The General Assembly enacted the NMA for the purposes of, inter alia, regulating nutrient and odor management measures,*fn6 required and voluntary, on certain agricultural operations in the Commonwealth of Pennsylvania. See 3 Pa. C.S. § 502. We have observed that "[t]he preparation and implementation of nutrient management plans is the centerpiece of the NMA." Burkholder v. Zoning Hearing Bd. of Richmond Twp., 902 A.2d 1006, 1008 (Pa. Cmwlth. 2006) (en banc); 3 Pa. C.S. § 506. As the NMA also expressly requires preparation and implementation of odor management plans, 3 Pa. C.S. § 509, we consider this also to be a centerpiece of the NMA.
With respect to preemption of local ordinances, the NMA expressly provides:
(a) General.-This chapter and its provisions are of Statewide concern and occupy the whole field of regulation regarding nutrient management and odor management, to the exclusion of all local regulations.
(b) Nutrient management.-No ordinance or regulation of any political subdivision or home rule municipality may prohibit or in any way regulate practices related to the storage, handling or land application of animal manure or nutrients or to the construction, location or operation of facilities used for storage of animal manure or nutrients or practices otherwise regulated by this chapter if the municipal ordinance or regulation is in conflict with this chapter and the regulations or guidelines promulgated under it.
(c) Odor management.-No ordinance or regulation of a political subdivision or home rule municipality may regulate the management of odors generated from animal housing or manure management facilities regulated by this chapter if the municipal ordinance or regulation is in conflict with this chapter and the regulations or guidelines promulgated under it.
(d) Stricter requirements.-Nothing in this chapter shall prevent a political subdivision or home rule municipality from adopting and enforcing ordinances or regulations which are consistent with and no more stringent than the requirements of this chapter and the regulations or guidelines promulgated under this chapter. No penalty shall be assessed under any such local ordinance or regulation under this subsection for any violation for which a penalty has been assessed under this chapter.
3 Pa. C.S. § 519 (emphasis added).
The preemption language is as perplexing as it is verbose.
Nonetheless, we take the following legislative intent from the General Assembly's chosen words. First, in passing the NMA, the General Assembly unmistakably intended to occupy "the whole field" of nutrient and odor management in the Commonwealth (subsection (a)). To that end, the NMA prohibits the adoption and enforcement of any local ordinance that conflicts with the provisions of the NMA or "regulations and guidelines promulgated under it" (subsections (b) and (c)). But, a municipality is free to adopt and enforce ordinances that "are consistent with and no more stringent than" the NMA, its regulations, and its guidelines (subsection (d)).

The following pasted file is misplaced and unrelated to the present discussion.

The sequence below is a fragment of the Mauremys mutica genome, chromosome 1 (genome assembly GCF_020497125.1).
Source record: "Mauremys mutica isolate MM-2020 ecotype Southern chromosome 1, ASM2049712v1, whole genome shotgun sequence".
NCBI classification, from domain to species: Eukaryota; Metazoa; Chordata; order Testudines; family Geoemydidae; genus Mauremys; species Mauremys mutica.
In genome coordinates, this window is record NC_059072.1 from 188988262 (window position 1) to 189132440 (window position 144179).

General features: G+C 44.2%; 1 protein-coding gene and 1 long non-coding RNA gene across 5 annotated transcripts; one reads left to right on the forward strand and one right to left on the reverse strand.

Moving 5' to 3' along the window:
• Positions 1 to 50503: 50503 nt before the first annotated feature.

1. Preemption of Ordinance Definition
The Attorney General contends in her summary judgment motion that the definition of "intensive animal agriculture" set forth in Part 1 of the Ordinance is preempted under Section 519 of the NMA. The essence of the argument is that the NMA and associated regulations define two classes of agricultural operations-(1) those that are large enough to meet the definition of a "concentrated animal operation," or "CAO," or a "concentrated animal feeding operation," or "CAFO;" and (2) those that are not, which the Attorney General refers to as "non-CAO/CAFOs." With the definition of "intensive animal agriculture," the Attorney General argues, the Ordinance creates a new category of agricultural operation not set forth in the NMA. Thus, according to the Attorney General, the term and its definition are in conflict with the NMA and, therefore, preempted.
The Township, in response, argues that this issue is not before the Court because the Attorney General did not plead in her Petition that Part 1 of the Ordinance is preempted by the NMA. Alternatively, the Township argues that its definition of a category of agricultural operation separate and apart from those categories regulated by the NMA is not a conflict.
The pleading requirements for a petition for review addressed to this Court's original jurisdiction are set forth in Rule 1513(e) of the Pennsylvania Rules of Appellate Procedure. One requirement is that the petition plead "a general statement of the material facts upon which the cause of action is based." Pa. R.A.P. 1513(e) (emphasis added). In addition, Rule 1517 of the Pennsylvania Rules of Appellate Procedure provides that, "[u]nless otherwise prescribed by these rules, the practice and procedure under this chapter relating to pleadings in original jurisdiction petition for review practice shall be in accordance with appropriate Pennsylvania Rules of Civil procedure, so far as they may be applied." On these appellate rules, this Court has opined:
Our original jurisdiction provides for a cause of action cognizable at common law in the nature of equity, replevin, mandamus, quo warrantor, declaratory judgment or prohibition, and be commenced by filing a petition for review rather than a complaint. Accordingly, the petition for review, in our original jurisdiction, is a fact pleading document and detailed ...